Multiple immigration law experts and community groups held an event on Oct. 29 where speakers discussed changes to immigration law under the Trump administration.
Members from groups such as PSU Student Legal Services, the Oregon Law Center and the Oregon State Bar Association gave presentations outlining subjects such as immigration laws, different types of immigration status as well as where those facing deportation can seek legal help.
“We try to host this forum at least once a year, and the kind of information we’re gonna be giving you are kind of basic information about immigration law, updates on the changes in law and policy, and then also some tools you can refer your communities to reputable immigration legal service non-profits,” said Caroline van der Harten, director of immigration legal services with SOAR Legal Services and host of the event.
Alexandra Blodget gave a broad introduction to immigration law and how certain laws have started to change under the Trump administration.
“This information is so you can have these things on your radar and to try to bust some myths about immigration, because there’s a lot of myths and a lot of rumors,” Blodget said.
Kim Le, immigration clinic attorney with PSU Student Legal Services, talked about ways undocumented students can get the legal help they need through PSU.
“Student Legal Services offers legal services to PSU students who are paying student fees and currently enrolled at PSU in a number of different areas of law,” Le said. “It’s free to PSU students, so definitely take advantage of that.”
“For immigration consultations, we are actually also able to meet with students’ immediate relatives,” Le said. “That could be the student’s parents, spouse, siblings—so it can be a very important student resource to provide stabilization in the student’s lives, so that the student can focus on being a student.”
One issue the speakers touched on was the rescission of the Deferred Action for Childhood Arrivals act by the Trump administration. DACA, a program instituted by the Obama administration in 2012, permitted those who immigrated to the United States as children to apply for certain benefits, such as the ability to apply for a work permit, social security and the opportunity to get an ID and a driver’s license.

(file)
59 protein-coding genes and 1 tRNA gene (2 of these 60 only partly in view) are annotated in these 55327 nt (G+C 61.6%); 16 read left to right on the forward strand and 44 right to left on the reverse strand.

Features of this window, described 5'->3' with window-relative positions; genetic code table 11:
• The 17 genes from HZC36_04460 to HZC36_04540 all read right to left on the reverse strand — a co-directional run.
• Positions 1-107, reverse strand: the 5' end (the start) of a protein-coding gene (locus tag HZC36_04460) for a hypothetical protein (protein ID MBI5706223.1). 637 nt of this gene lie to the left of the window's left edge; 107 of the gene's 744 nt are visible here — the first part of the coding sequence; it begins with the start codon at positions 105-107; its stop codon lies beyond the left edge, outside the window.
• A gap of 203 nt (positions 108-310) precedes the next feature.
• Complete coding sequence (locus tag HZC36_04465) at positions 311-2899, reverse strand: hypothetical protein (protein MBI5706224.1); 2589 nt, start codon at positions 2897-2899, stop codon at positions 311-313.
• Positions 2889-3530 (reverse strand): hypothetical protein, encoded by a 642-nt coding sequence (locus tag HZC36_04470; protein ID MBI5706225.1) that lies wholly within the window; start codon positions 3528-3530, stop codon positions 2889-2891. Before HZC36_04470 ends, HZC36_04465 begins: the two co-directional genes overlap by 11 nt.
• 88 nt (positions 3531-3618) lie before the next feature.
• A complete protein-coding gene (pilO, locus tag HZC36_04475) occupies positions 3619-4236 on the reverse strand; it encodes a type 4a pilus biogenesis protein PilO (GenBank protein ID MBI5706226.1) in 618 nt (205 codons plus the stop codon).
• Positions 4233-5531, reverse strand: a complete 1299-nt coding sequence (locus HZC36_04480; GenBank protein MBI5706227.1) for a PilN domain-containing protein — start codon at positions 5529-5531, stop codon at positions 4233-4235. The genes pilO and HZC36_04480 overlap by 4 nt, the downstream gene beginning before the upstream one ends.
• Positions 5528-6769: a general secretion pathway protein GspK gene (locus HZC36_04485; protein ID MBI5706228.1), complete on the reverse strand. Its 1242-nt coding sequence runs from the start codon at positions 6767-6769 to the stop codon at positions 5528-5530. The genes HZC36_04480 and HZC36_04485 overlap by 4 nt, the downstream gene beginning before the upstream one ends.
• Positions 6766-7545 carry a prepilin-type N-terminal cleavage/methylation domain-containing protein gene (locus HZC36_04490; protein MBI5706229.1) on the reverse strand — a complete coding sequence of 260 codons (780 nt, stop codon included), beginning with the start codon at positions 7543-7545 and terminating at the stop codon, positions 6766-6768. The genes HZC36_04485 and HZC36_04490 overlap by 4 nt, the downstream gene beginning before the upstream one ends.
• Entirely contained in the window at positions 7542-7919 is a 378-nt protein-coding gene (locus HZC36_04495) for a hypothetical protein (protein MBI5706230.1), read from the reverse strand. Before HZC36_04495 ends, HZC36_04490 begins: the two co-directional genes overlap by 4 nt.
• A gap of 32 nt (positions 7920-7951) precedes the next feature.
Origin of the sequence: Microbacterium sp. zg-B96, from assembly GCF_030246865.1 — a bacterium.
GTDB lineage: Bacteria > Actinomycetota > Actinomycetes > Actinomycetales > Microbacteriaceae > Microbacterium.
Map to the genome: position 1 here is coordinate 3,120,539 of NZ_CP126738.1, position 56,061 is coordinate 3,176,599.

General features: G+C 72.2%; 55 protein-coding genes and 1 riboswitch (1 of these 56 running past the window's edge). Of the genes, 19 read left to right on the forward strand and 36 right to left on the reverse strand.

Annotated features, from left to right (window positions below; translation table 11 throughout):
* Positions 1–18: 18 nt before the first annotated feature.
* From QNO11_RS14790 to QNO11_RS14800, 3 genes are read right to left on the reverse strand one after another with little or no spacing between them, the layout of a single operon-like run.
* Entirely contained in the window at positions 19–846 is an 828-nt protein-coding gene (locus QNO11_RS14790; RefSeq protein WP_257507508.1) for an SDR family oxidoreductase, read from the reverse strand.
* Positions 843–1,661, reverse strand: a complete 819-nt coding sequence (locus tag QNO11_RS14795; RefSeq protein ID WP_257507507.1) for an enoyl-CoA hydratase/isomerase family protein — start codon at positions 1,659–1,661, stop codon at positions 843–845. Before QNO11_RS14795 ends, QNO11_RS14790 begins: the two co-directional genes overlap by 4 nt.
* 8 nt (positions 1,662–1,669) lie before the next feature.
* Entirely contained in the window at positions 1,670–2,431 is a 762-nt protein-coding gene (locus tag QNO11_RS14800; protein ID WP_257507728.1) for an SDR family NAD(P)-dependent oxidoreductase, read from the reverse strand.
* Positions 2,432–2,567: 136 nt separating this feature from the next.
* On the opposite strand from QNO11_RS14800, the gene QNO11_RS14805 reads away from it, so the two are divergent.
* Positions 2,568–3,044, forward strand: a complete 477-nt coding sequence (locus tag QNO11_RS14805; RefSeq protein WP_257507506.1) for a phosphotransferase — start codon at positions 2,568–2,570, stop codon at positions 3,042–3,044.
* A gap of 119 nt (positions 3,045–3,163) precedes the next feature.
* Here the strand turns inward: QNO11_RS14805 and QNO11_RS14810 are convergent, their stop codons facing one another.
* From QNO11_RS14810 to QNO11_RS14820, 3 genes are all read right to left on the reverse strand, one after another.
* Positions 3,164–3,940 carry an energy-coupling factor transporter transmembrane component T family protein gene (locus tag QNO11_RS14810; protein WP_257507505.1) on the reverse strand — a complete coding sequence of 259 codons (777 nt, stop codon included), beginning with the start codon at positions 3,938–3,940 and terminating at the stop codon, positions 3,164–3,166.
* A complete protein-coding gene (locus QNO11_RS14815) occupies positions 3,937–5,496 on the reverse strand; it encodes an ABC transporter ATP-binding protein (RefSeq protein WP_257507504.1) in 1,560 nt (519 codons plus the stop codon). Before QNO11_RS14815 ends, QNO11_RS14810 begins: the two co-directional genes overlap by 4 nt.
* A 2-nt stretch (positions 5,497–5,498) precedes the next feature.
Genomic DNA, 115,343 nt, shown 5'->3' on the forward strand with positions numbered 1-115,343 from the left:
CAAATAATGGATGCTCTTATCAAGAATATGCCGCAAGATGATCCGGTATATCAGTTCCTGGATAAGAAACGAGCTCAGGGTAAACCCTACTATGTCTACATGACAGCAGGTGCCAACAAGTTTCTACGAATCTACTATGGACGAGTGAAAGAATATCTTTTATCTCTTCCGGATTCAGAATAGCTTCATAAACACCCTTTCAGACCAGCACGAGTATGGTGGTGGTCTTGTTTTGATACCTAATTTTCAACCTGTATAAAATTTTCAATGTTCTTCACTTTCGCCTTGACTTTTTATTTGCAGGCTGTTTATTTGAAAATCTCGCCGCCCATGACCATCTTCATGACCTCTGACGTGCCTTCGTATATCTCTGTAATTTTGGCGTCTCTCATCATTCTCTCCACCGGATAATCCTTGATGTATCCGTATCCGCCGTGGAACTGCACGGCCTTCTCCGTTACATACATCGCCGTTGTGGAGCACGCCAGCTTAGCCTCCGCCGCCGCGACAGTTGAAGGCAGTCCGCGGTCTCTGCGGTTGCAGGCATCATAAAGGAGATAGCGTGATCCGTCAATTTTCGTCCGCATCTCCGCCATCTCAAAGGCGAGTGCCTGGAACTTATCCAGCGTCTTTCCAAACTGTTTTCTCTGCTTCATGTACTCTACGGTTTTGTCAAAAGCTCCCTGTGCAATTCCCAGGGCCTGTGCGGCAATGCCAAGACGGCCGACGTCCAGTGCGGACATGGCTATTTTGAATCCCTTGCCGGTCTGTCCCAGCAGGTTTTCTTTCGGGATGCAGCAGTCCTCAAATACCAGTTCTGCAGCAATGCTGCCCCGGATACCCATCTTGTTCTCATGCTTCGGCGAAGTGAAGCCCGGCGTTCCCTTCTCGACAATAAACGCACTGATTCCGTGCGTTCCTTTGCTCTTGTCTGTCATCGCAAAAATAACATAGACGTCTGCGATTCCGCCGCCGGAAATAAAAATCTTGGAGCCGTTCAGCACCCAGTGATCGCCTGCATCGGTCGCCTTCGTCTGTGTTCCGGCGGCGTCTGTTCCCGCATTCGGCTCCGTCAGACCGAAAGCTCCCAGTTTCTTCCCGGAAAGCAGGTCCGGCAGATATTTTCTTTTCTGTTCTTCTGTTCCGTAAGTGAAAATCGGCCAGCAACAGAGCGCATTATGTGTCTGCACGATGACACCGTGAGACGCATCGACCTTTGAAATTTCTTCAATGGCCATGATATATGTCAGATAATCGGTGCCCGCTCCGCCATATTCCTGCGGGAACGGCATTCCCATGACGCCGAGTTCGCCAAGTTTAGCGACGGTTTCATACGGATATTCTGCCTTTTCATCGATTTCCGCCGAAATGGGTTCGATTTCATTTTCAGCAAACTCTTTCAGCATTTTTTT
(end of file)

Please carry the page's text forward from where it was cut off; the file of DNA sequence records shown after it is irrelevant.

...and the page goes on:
“The Trump administration intended to cancel the program, and thereafter, there were quick lawsuits brought up. California, New York and D.C. judges have since ordered USCIS to accept renewal applications while a decision is being brought up at the Supreme Court,” said Selby Abraham, staff attorney with SOAR Immigration Legal Services, during his presentation.
According to Abraham, the future of DACA will be decided by the Supreme Court as soon as June 2020. On Nov. 12, oral arguments will be heard by the Supreme Court, and one of the Judges making an argument will be Luis Cortes, a DACA recipient.
Many DACA recipients are currently enrolled at PSU. In June of 2019, PSU Interim President Stephen Percy discussed the idea of implementing a Dreamer Center at PSU, where DACA students could receive all the help and resources they need in one place. According to Percy, more information would be available this fall, but so far no information has come out.
Currently, DACA students can find resources at the Dreamers PSU webpage.
PSU is currently considered a sanctuary campus, which means Campus Public Safety Officers don’t enforce federal immigration laws, and that PSU faculty, staff and students are not required to consent to immigration enforcement activities on campus or provide confidential student information.